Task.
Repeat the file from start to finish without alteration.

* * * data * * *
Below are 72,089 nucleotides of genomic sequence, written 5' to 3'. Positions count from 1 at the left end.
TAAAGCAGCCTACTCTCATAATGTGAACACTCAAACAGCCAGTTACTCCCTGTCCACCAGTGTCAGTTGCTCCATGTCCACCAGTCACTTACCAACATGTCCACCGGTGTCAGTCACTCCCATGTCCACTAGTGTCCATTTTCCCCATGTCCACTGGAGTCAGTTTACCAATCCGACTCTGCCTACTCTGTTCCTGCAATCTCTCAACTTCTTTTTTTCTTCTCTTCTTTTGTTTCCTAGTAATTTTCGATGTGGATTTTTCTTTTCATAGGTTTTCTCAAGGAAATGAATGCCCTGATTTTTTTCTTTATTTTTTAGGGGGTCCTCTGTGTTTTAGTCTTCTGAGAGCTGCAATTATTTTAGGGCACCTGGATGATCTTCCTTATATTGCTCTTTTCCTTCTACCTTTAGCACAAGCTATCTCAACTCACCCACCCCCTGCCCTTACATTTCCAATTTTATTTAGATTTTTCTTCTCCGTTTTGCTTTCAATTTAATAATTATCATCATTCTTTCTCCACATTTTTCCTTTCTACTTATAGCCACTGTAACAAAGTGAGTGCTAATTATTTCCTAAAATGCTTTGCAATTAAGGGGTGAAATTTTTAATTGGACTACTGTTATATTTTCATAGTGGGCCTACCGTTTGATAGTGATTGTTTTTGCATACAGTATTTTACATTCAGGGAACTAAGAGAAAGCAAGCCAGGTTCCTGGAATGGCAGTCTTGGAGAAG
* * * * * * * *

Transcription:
Below are 72,089 nucleotides of genomic sequence, written 5' to 3'. Positions count from 1 at the left end.
TAAAGCAGCCTACTCTCATAATGTGAACACTCAAACAGCCAGTTACTCCCTGTCCACCAGTGTCAGTTGCTCCATGTCCACCAGTCACTTACCAACATGTCCACCGGTGTCAGTCACTCCCATGTCCACTAGTGTCCATTTTCCCCATGTCCACTGGAGTCAGTTTACCAATCCGACTCTGCCTACTCTGTTCCTGCAATCTCTCAACTTCTTTTTTTCTTCTCTTCTTTTGTTTCCTAGTAATTTTCGATGTGGATTTTTCTTTTCATAGGTTTTCTCAAGGAAATGAATGCCCTGATTTTTTTCTTTATTTTTTAGGGGGTCCTCTGTGTTTTAGTCTTCTGAGAGCTGCAATTATTTTAGGGCACCTGGATGATCTTCCTTATATTGCTCTTTTCCTTCTACCTTTAGCACAAGCTATCTCAACTCACCCACCCCCTGCCCTTACATTTCCAATTTTATTTAGATTTTTCTTCTCCGTTTTGCTTTCAATTTAATAATTATCATCATTCTTTCTCCACATTTTTCCTTTCTACTTATAGCCACTGTAACAAAGTGAGTGCTAATTATTTCCTAAAATGCTTTGCAATTAAGGGGTGAAATTTTTAATTGGACTACTGTTATATTTTCATAGTGGGCCTACCGTTTGATAGTGATTGTTTTTGCATACAGTATTTTACATTCAGGGAACTAAGAGAAAGCAAGCCAGGTTCCTGGAATGGCAGTCTTGGAGAAG